Austin, Texas’ first LEED-Platinum residence began with a simple request from the owners: a healthy house that would live in harmony with the land. The couple—he’s a geophysicist, she’s a biologist who grew up in Mexico—wanted to experience the low-impact pleasures of minimal energy bills, clean indoor air, and total reliance on rainfall for their household water needs. For a 34-year green building veteran like architect LaVerne Williams, AIA, LEED AP, it was a dream commission. Not only were the owners committed to making their home as environmentally friendly as possible, it was also an opportunity to work in a city whose builders are exceptionally well versed in sustainable materials and methods, thanks to Austin Energy’s venerable Green Building Program. To Houston-based Williams, that difference is measurable. “The same house in Houston will cost twice as much as in Austin, because Austin’s electric utility is city-owned and they’ve been pushing the public to build green for almost two decades,” he says. “There’s an industry trained to deliver.”
Austin also delivers a mild climate and plenty of sunshine and rainfall. Williams’ design is a simple, common-sense response to the site’s microclimate using modern materials and technologies.
The house—dubbed Tonalacalli, which means “house of sun and water” in the ancient Nahuatl dialect of Central Mexico—is situated on 10 acres just outside city limits. Heating and cooling loads were minimized by orienting the house east-west, bathing the long south-facing front in sunlight while avoiding late-day heat gain from the west. Deep, shaded porches capture cooling breezes and add outdoor living space to the 3,082-square-foot house.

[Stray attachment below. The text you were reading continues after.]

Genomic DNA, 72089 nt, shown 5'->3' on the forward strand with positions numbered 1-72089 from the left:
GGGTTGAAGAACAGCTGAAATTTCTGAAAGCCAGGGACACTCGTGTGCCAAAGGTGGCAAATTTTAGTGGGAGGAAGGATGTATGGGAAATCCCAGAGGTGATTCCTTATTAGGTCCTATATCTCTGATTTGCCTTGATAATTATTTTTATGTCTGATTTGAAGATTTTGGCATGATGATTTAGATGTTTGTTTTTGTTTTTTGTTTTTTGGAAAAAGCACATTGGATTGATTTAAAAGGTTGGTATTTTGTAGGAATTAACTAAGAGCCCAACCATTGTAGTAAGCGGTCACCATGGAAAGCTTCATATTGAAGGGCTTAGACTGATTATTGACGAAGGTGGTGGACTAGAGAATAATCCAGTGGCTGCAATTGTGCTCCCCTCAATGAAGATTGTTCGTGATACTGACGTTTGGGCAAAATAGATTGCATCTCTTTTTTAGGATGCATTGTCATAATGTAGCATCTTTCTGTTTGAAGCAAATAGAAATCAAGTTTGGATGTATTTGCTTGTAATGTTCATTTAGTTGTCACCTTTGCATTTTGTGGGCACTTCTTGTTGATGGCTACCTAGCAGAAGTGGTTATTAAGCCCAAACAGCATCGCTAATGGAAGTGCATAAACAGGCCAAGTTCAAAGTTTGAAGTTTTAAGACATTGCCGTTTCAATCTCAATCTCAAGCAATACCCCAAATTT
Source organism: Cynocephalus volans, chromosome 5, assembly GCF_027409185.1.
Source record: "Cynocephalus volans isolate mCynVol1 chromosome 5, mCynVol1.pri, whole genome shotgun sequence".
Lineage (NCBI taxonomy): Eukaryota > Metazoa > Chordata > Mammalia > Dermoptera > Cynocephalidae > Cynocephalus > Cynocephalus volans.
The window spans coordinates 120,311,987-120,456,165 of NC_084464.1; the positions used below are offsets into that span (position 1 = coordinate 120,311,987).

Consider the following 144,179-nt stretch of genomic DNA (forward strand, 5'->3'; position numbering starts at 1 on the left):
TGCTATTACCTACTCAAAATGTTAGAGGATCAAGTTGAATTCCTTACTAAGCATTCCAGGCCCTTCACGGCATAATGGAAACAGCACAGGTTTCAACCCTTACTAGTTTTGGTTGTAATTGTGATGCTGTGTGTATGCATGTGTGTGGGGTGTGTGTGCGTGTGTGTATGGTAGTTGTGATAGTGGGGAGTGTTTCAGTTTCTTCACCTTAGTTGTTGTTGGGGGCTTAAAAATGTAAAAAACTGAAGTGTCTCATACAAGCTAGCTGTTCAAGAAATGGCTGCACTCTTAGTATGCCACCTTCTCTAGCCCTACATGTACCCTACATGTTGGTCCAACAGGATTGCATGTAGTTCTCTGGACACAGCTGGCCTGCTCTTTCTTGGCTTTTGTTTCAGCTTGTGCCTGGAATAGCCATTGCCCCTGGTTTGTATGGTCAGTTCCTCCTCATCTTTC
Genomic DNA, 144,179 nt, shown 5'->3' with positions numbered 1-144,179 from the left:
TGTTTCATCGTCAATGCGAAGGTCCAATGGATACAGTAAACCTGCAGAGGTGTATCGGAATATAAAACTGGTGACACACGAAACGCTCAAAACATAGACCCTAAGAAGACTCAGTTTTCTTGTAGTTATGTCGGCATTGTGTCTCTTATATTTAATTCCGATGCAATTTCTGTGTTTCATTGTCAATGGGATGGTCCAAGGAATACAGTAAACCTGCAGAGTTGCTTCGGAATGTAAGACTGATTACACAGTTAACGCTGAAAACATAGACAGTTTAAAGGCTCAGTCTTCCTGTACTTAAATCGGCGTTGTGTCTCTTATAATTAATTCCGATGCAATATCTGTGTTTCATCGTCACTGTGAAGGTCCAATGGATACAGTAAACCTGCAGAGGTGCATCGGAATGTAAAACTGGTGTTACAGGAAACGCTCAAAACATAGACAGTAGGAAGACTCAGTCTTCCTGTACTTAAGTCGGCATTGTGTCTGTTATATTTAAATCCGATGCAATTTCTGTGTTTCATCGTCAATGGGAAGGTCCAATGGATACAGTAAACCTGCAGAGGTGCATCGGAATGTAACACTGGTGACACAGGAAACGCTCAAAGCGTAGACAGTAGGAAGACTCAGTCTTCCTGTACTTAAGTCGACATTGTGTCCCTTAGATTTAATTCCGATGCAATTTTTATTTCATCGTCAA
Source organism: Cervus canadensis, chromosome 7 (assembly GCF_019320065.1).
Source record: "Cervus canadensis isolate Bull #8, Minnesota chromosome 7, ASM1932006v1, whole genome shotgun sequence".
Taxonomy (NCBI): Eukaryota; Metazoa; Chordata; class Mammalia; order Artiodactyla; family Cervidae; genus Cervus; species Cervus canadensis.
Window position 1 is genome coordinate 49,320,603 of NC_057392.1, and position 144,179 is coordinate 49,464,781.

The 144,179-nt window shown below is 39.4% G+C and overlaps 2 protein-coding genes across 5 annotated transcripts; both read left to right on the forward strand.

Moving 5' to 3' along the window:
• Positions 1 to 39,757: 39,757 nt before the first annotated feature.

The need for air conditioning is delayed by two months, Williams says, thanks to north-facing operable clerestory windows in the master suite and the open-to-below second floor. When the windows are open, hot air is swept up through the clerestories and replaced with cooler air from the bottom of the house. “You have this Venturi effect creating the air flow, and also the heat stack effect with hot air rising,” Williams says. “It’s like having a whole-house fan.”
The house’s thermal mass also helps maintain comfortable indoor temperatures year-round. First-floor walls were built with 8-inch-thick aerated autoclaved concrete (AAC), a lightweight structural material with tiny insulating air pockets. In winter, the stained-concrete floor and AAC walls absorb and store the sun’s heat, moderating temperature swings by radiating it slowly into the home. The reverse occurs in warm weather, when the thermal mass slowly releases cooler nighttime temperatures throughout the day. This delays the need for air conditioning until nighttime, when the cooling load is lighter. Throughout the house, Energy Star–rated appliances and compact fluorescent bulbs also reduce electricity use.